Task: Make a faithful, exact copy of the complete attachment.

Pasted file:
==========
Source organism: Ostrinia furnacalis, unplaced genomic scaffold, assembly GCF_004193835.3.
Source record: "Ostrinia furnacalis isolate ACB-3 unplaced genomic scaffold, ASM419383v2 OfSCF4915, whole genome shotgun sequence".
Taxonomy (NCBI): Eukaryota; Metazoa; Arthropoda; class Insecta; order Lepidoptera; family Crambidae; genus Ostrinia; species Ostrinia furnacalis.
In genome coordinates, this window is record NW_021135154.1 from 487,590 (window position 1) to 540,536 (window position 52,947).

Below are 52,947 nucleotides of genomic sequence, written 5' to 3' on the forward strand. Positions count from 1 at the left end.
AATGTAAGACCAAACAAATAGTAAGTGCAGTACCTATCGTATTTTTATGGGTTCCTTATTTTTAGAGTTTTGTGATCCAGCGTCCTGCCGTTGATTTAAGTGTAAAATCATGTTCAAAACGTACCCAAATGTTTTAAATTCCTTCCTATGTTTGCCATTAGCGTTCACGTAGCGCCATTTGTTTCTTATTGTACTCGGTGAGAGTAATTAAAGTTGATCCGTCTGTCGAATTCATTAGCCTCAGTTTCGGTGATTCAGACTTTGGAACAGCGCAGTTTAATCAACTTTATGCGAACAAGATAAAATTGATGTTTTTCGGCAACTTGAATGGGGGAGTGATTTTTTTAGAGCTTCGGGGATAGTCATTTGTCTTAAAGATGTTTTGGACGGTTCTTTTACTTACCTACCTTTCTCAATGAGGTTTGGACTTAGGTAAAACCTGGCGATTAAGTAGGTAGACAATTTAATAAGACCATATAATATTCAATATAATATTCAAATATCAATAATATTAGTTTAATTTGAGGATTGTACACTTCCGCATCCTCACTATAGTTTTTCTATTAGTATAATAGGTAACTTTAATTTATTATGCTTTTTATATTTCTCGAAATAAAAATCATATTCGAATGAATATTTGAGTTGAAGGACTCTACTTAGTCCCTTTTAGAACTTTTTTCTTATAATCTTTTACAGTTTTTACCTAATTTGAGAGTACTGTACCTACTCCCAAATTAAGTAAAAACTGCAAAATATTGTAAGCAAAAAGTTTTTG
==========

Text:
Source organism: Ostrinia furnacalis, unplaced genomic scaffold, assembly GCF_004193835.3.
Source record: "Ostrinia furnacalis isolate ACB-3 unplaced genomic scaffold, ASM419383v2 OfSCF4915, whole genome shotgun sequence".
Taxonomy (NCBI): Eukaryota; Metazoa; Arthropoda; class Insecta; order Lepidoptera; family Crambidae; genus Ostrinia; species Ostrinia furnacalis.
In genome coordinates, this window is record NW_021135154.1 from 487,590 (window position 1) to 540,536 (window position 52,947).

Below are 52,947 nucleotides of genomic sequence, written 5' to 3' on the forward strand. Positions count from 1 at the left end.
AATGTAAGACCAAACAAATAGTAAGTGCAGTACCTATCGTATTTTTATGGGTTCCTTATTTTTAGAGTTTTGTGATCCAGCGTCCTGCCGTTGATTTAAGTGTAAAATCATGTTCAAAACGTACCCAAATGTTTTAAATTCCTTCCTATGTTTGCCATTAGCGTTCACGTAGCGCCATTTGTTTCTTATTGTACTCGGTGAGAGTAATTAAAGTTGATCCGTCTGTCGAATTCATTAGCCTCAGTTTCGGTGATTCAGACTTTGGAACAGCGCAGTTTAATCAACTTTATGCGAACAAGATAAAATTGATGTTTTTCGGCAACTTGAATGGGGGAGTGATTTTTTTAGAGCTTCGGGGATAGTCATTTGTCTTAAAGATGTTTTGGACGGTTCTTTTACTTACCTACCTTTCTCAATGAGGTTTGGACTTAGGTAAAACCTGGCGATTAAGTAGGTAGACAATTTAATAAGACCATATAATATTCAATATAATATTCAAATATCAATAATATTAGTTTAATTTGAGGATTGTACACTTCCGCATCCTCACTATAGTTTTTCTATTAGTATAATAGGTAACTTTAATTTATTATGCTTTTTATATTTCTCGAAATAAAAATCATATTCGAATGAATATTTGAGTTGAAGGACTCTACTTAGTCCCTTTTAGAACTTTTTTCTTATAATCTTTTACAGTTTTTACCTAATTTGAGAGTACTGTACCTACTCCCAAATTAAGTAAAAACTGCAAAATATTGTAAGCAAAAAGTTTTTG